Aldi’s Cuthbert the Caterpillar cake made headlines last week after the store was hit by legal action from Marks & Spencer, who accused Aldi of infringing the trademark on their Colin the Caterpillar cake.
Budget supermarket Aldi stopped selling its version of the cake in February but has now announced that Cuthbert will be returning to its stores with all proceeds going to charity.
The cake is at the centre of an intellectual property claim lodged with the High Court by M&S, who believe Cuthbert’s similarity with its own Colin cake led shoppers to assume they were of the same standard and “rides on the coat-tails” of M&S’s reputation.
Aldi has hit back with a series of social media messages using the hashtag #caterpillarsforcancer: “Hey Marks and Spencer we’re taking a stand against caterpillar cruelty. Can Colin and Cuthbert be besties?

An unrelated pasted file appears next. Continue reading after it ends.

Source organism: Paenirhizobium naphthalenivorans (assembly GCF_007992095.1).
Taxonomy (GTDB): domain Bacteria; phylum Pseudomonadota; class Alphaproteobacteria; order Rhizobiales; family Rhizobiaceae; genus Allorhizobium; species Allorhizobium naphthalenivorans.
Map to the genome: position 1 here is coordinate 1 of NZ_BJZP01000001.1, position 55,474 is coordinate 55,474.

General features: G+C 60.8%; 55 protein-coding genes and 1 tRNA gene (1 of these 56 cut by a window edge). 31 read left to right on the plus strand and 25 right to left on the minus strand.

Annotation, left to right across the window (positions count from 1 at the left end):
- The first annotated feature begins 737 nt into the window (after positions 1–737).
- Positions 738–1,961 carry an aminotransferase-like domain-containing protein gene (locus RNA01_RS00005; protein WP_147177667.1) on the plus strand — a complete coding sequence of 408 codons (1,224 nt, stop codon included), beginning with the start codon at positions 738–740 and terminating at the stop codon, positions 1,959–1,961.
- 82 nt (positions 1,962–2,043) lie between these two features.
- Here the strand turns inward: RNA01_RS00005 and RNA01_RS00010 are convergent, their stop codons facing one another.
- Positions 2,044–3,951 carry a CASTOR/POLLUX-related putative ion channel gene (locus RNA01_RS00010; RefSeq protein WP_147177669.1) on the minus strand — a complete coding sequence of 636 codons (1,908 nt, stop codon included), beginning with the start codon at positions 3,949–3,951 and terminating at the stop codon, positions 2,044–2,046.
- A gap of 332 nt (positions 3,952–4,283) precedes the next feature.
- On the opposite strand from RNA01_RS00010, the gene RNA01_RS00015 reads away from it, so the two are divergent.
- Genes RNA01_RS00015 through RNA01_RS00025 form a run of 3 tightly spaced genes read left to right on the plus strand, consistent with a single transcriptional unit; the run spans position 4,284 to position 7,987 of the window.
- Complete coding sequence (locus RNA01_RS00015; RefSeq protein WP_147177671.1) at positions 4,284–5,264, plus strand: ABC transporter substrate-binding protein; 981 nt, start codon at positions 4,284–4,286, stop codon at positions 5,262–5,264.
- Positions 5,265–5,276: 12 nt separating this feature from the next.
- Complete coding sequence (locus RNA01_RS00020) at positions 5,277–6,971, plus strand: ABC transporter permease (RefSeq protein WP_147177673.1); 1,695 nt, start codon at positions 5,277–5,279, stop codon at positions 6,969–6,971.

“We’re bringing back a limited edition Cuthbert next month and want to donate all profits to cancer charities including your partners, Macmillan Cancer Support and ours, Teenage Cancer Trust.”
Aldi said it was calling on other supermarkets who sell caterpillar cakes to join it in raising money for cancer charities.
M&S was the first retailer to sell a caterpillar cake, but many supermarkets have since created similar products under their brand. Other caterpillar cakes include Sainsbury’s Wiggles, Waitrose’s Cecil, Tesco’s Curly and Asda’s Clyde the Caterpillar.
Gary Assim, an intellectual property specialist at law firm Shoosmiths, gave his opinion on the controversial caterpillar saga: “Aldi is known to sail close to the wind on creating products which look and/or sound incredibly similar to other brands,”
“M&S may find their case against Aldi difficult since there are other caterpillar cakes on the market. They should have taken a zero-tolerance approach from the start if they felt that Colin and Connie were so important to them.”